The roofspace can often present the “low hanging fruit” in terms of energy upgrade potential in a historic building by comparison with other heat loss elements such as walls, windows and floors. Unless the roof presents itself as a cold roof with a large accessible attic working space and a flat ceiling which can easily […] Read more – ‘how to insulate and ventilate old house roofs’.
Above: (Left to right) Calcitherm Caclium Silicate board, Gutex wood fibre board, Remmers iQtherm board, Diasen Diathonite While many of our traditional buildings have been sitting inefficient and unmolested for several hundred years, the development of improved energy standards and thermal comfort levels in modern buildings in recent years has created a new benchmark against which […] Read more – ‘how to insulate old house walls’.
The Upper Leeson Street Area Residents Association (ULSARA) have celebrated their 50th anniversary with the publication of a book of essays which describe the history and character of the area as well as the associations fight against uncontrolled development in the 1960s in the area. We were delighted to contribute to the publication with a […] Read more – ‘the future of living in period historic houses’.
One of the tasks of the “Built to Last” study of Dublin’s pre-1945 housing stock that we undertook with others for Dublin City Council in 2013 was a classification of Dublin’s house types from 1700-1945. The task was an ambitious one given the broad historic period and variety of houses from different periods to be considered. […] Read more – ‘classification and typology of dublin houses’.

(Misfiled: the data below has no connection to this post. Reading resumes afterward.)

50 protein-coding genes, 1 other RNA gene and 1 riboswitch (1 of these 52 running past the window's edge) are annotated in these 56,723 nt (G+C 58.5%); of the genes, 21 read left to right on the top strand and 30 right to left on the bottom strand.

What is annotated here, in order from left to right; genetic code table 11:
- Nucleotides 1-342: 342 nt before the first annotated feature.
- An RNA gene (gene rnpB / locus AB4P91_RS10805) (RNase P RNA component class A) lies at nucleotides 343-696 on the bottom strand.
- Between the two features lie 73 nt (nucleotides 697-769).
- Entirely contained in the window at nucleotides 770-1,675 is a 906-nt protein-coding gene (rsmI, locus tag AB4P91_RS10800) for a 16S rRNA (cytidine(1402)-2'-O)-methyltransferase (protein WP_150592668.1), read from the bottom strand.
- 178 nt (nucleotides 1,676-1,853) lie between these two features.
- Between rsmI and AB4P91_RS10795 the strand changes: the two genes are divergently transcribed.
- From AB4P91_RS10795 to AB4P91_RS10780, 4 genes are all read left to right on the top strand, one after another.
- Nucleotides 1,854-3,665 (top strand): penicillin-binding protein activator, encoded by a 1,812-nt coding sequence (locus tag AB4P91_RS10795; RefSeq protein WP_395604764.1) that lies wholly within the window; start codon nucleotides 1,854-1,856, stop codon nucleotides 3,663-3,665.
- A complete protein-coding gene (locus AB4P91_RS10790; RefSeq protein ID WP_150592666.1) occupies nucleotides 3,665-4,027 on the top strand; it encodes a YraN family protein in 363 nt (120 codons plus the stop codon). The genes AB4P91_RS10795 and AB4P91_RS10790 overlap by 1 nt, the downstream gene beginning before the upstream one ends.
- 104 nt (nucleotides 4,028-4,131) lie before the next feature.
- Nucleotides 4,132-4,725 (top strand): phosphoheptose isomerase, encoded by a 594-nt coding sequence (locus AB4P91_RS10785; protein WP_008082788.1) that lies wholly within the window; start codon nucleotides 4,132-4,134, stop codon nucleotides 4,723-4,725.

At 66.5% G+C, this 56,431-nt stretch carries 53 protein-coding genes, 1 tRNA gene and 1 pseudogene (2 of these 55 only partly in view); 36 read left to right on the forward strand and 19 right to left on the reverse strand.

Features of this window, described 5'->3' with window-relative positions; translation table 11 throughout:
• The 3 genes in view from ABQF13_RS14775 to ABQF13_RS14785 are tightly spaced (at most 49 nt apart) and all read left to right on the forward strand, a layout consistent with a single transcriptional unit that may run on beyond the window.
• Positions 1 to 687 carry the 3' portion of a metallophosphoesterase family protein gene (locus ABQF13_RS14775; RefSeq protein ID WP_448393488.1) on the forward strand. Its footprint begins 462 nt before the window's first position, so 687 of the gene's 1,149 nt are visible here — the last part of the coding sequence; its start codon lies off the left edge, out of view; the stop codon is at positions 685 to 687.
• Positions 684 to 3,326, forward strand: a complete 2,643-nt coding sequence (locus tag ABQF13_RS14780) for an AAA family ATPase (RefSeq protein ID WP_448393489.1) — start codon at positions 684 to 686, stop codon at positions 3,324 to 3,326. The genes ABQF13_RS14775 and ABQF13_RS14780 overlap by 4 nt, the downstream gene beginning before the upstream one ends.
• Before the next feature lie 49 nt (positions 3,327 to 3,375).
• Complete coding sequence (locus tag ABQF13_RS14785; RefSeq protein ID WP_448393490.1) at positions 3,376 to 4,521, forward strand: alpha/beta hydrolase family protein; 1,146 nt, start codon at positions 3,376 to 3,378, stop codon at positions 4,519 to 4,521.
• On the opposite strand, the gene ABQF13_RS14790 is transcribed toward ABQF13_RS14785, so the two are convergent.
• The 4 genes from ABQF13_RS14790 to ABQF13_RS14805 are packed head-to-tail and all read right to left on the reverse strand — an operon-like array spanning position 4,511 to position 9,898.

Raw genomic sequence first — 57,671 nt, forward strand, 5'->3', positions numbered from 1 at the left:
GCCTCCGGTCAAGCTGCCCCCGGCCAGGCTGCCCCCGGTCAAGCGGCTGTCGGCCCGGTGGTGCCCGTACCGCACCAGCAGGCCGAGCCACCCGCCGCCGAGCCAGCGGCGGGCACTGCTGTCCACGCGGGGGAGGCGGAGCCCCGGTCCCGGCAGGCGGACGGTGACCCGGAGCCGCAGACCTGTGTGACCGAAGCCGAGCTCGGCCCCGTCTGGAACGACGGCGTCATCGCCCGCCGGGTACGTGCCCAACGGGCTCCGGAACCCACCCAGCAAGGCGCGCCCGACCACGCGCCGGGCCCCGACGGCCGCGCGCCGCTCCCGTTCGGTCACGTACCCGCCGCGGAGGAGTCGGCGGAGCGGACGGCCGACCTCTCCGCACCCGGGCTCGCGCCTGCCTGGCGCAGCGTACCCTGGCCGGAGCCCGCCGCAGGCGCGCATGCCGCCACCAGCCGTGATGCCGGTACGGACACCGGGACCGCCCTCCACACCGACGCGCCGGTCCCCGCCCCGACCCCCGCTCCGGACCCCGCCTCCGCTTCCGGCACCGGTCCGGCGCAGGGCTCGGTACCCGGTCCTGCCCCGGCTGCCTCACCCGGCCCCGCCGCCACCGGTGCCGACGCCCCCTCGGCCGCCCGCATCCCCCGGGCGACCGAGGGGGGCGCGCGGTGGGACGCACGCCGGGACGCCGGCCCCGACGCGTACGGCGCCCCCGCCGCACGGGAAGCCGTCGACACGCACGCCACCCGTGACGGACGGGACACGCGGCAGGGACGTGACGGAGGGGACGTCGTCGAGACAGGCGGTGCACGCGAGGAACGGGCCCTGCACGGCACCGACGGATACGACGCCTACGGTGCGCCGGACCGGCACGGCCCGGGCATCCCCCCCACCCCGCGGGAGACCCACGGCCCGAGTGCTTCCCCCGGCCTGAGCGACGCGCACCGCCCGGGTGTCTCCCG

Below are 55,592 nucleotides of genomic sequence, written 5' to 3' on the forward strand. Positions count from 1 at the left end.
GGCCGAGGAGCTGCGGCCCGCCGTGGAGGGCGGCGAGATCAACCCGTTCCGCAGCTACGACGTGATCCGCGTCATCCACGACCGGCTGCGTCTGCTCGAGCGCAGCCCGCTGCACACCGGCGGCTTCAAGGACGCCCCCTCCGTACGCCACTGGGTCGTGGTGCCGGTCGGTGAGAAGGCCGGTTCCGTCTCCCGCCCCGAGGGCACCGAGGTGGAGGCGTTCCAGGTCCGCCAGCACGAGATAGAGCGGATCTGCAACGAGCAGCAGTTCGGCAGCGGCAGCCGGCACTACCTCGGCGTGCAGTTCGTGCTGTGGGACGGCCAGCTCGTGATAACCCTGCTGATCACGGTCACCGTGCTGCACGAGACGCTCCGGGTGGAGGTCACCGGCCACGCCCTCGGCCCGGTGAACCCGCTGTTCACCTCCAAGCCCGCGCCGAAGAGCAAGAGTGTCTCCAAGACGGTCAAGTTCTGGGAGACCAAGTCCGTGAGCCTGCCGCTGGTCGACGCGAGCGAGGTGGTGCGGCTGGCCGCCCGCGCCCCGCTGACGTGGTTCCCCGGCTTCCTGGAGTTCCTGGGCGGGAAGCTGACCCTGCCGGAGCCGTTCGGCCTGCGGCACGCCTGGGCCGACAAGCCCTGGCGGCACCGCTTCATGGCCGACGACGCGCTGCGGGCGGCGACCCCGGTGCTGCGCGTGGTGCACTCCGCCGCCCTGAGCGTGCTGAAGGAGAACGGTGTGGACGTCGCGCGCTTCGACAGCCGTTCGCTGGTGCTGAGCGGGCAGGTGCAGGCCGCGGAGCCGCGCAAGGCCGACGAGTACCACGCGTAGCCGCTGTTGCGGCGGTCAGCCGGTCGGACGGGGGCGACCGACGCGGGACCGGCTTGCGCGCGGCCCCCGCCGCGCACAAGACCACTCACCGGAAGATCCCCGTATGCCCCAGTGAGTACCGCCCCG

The shortcomings of coherent transport planning for Dublin has been well-publicised over the years. It is interesting however to look back at what we have been saved from. The image above was published in the Architectural Review in 1974 in a special edition on Dublin. The before-and-after image was prepared by the magazine to […] Read more – ‘dublin and the 1974 central dublin traffic plan’.
What are the walls of Dublin houses made of? Following the demise of timber-framed house construction in Dublin in the 17th century, the use of brick construction established itself in the early 18th century supported by an act of parliament in 1730 that stipulated quality control measures for local brickmaking. The houses of the 18th […] Read more – ‘historic wall construction of dublin houses pre-1945’.
The evolution of 20th century windows is illustrated in Marino. The extracts from photographs from the Dublin City Archive in the slideshow above illustrate the window patterns from the time it was built as the first social housing of the newly-independent Free State (for more on the planning history of the estate see here). Marino was built […] Read more – ‘early 20th century window patterns in the marino estate, dublin’.